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Which countries use Peppol?

August 24, 2023
9:00 am

This blog and regulations information were correct as of the publishing date. To view the most up to date regulations and blogs, view the tax compliance regulations page.

Peppol (Pan-European Public Procurement Online) started as a project for the European Union ‘Competitiveness and Innovation Programme’, which ran from May 2008 to August 2012. Its purpose was to solve issues in electronic public procurement and make it easier for European governments to trade.

Upon conclusion of this successful project, the OpenPeppol Association was founded in Belgium to continue work. Today, countries from all around the globe use Peppol to enable cross-border commercial transactions. They are able to benefit from a unified set of standards for the exchange of data and to comply with international regulations.

How countries use Peppol

In general, Peppol is most commonly used in public procurement, supporting business-to-government (B2G) electronic invoicing obligations across Europe and beyond.

Not all countries use Peppol in the same way. Some countries have an open interoperability network and allow the use of various Access Points on the market by public entities - Sweden, Luxembourg, Germany etc . Others prefer having one main Access Point, used by the public entities - Greece, Belgium, France etc.

Belgium for example uses its official government portal, Mercurius, which integrates Peppol. All businesses sending invoices to Belgian public sector institutions are required to transmit e-invoices using Mercurius, which are then distributed using the Peppol network.

Europe’s use of Peppol

Europe is where Peppol started and today it plays a big role in electronic invoicing (e-invoicing) throughout the continent.

Currently, 19 countries in Europe use the Peppol network as part of their B2G e-invoicing legislations. These countries include Austria, Belgium, Croatia, Denmark, Estonia, Finland, France, Germany, Greece, Iceland, Ireland, Italy, Lithuania, Luxembourg, The Netherlands, Norway, Poland, Sweden and the United Kingdom.

When it comes to mandating e-invoicing, Denmark was the first to do so. Since 2005, suppliers of services and goods have been required to use e-invoicing while dealing with public institutions and public authorities. This is done through Denmark’s centralised ‘NemHandel’ network - the Danish e-invoicing system which operates using Peppol. An organisation’s accounting system must be connected to an access point which ensures the invoice data meets the necessary security standards.

Looking at Norway, one of the pioneers in Peppol having participated in the original PEPPOL project, the authorities have been increasing the use of catalogues and orders, as well as investigating the use of the Peppol infrastructure and the OpenPeppol governance model within other domains such as eGovernment and ePayment.

Peppol further afield

Australia, Japan, Malaysia, New Zealand and Singapore all use Peppol to varying degrees, benefitting from its interoperability and cross-border commerce ability.

Singapore was the first country outside of Europe to embrace the framework. In 2018, Singapore’s Infocomm Media Development Authority (IMDA) became the first National Authority outside of Europe to join OpenPeppol as a Peppol Authority. Shortly after in 2019, it launched its nationwide e-invoicing network.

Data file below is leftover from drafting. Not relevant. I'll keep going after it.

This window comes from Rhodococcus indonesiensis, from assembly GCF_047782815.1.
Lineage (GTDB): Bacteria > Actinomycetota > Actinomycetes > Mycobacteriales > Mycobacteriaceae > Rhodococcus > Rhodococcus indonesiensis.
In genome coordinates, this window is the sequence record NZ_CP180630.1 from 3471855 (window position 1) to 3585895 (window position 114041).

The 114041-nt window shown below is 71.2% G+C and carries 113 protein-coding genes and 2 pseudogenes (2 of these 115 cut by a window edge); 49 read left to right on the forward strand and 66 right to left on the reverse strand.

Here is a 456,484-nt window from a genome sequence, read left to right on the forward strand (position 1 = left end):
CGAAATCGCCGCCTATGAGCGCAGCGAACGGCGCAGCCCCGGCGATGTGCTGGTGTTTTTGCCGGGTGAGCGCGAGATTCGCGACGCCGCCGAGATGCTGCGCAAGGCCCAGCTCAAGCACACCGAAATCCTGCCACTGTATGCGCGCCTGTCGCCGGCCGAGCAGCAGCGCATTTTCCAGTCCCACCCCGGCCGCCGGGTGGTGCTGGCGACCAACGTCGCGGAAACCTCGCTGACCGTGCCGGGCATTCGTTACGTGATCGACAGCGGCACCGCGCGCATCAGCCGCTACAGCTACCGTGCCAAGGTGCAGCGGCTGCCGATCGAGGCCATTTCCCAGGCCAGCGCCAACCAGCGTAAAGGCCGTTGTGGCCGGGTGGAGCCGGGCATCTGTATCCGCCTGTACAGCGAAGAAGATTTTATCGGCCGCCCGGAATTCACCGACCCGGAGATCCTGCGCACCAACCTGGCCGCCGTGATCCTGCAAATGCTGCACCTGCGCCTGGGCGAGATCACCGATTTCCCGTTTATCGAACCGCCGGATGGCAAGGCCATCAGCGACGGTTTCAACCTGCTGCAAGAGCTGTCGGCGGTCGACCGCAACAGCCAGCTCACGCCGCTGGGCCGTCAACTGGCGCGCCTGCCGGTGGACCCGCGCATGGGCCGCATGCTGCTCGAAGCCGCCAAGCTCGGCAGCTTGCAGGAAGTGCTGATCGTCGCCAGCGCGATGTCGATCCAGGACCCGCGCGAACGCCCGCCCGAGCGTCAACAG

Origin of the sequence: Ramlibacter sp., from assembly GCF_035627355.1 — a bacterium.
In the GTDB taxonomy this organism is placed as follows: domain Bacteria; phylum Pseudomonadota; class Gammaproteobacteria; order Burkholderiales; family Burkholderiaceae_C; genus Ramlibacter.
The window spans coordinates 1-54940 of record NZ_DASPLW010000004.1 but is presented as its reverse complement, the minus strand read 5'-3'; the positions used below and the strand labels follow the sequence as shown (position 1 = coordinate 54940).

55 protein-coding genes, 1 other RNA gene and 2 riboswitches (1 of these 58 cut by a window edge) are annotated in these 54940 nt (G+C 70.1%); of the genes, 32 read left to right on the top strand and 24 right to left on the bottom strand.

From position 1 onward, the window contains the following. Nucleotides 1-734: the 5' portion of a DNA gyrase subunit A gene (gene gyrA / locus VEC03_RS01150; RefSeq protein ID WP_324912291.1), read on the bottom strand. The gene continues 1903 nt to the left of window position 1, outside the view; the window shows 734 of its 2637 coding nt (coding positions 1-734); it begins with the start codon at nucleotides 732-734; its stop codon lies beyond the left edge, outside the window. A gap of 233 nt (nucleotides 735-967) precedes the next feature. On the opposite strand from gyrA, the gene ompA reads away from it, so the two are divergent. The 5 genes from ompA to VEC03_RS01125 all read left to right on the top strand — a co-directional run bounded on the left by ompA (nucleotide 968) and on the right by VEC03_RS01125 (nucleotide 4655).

E-invoicing is voluntary for B2B transactions in Singapore and the country is promoting its usage among businesses. Since 2019, businesses have been able to exchange e-invoices via InvoiceNow which operates over the Peppol network. Recently, the country even released a digitalisation grants program, encouraging businesses to obtain an InvoiceNow ID and become part of the Peppol network.

Like Singapore, Australia has adopted Peppol too. As of 2022, all federal agencies and most state governments in Australia have been required to be able to receive e-invoices via Peppol.

Furthermore, the Australian Department of Treasury has designed a plan, the Business e-Invoicing Right (or BER), to promote the adoption of B2B e-invoicing using Peppol. It is expected that by 2025, businesses will be able to oblige their commercial trading partners to send invoices via Peppol. Initially, it is proposed that only large businesses will be legally required to send Peppol e-invoices upon receiving a valid request (expanded on later in the paper) from any business covered by the BER. The intention is that this legal obligation would expand over time so that medium-sized businesses and eventually small businesses will be legally required to send an e-invoice upon receipt of a valid request from any other business covered by the BER.

In a more recent development, Japan established its Peppol Authority in 2021 and is progressing with the country’s e-invoicing project. The initiative aims to increase the efficiency and productivity of businesses, but is also expected to bring new benefits to the public, including the creation of new business opportunities and pace towards the digital age.

As time passes, it’s expected that more countries across the globe will do the same. On the horizon is Malaysia, where the Peppol will form the basis of the country’s interoperability network.

Unifiedpost Group and Peppol

Unifiedpost Group is a certified Peppol Access Point provider.

Our e-invoicing solution connects directly to many country’s use of Peppol all over the world. By using our solution, businesses of all sizes can utilise electronic document and data exchange, while ensuring tax and e-invoicing compliance in over 60 countries.

Our solutions take the stress out of compliance, save you time and ensure your business is planning for the future. Take a look at how you could benefit.

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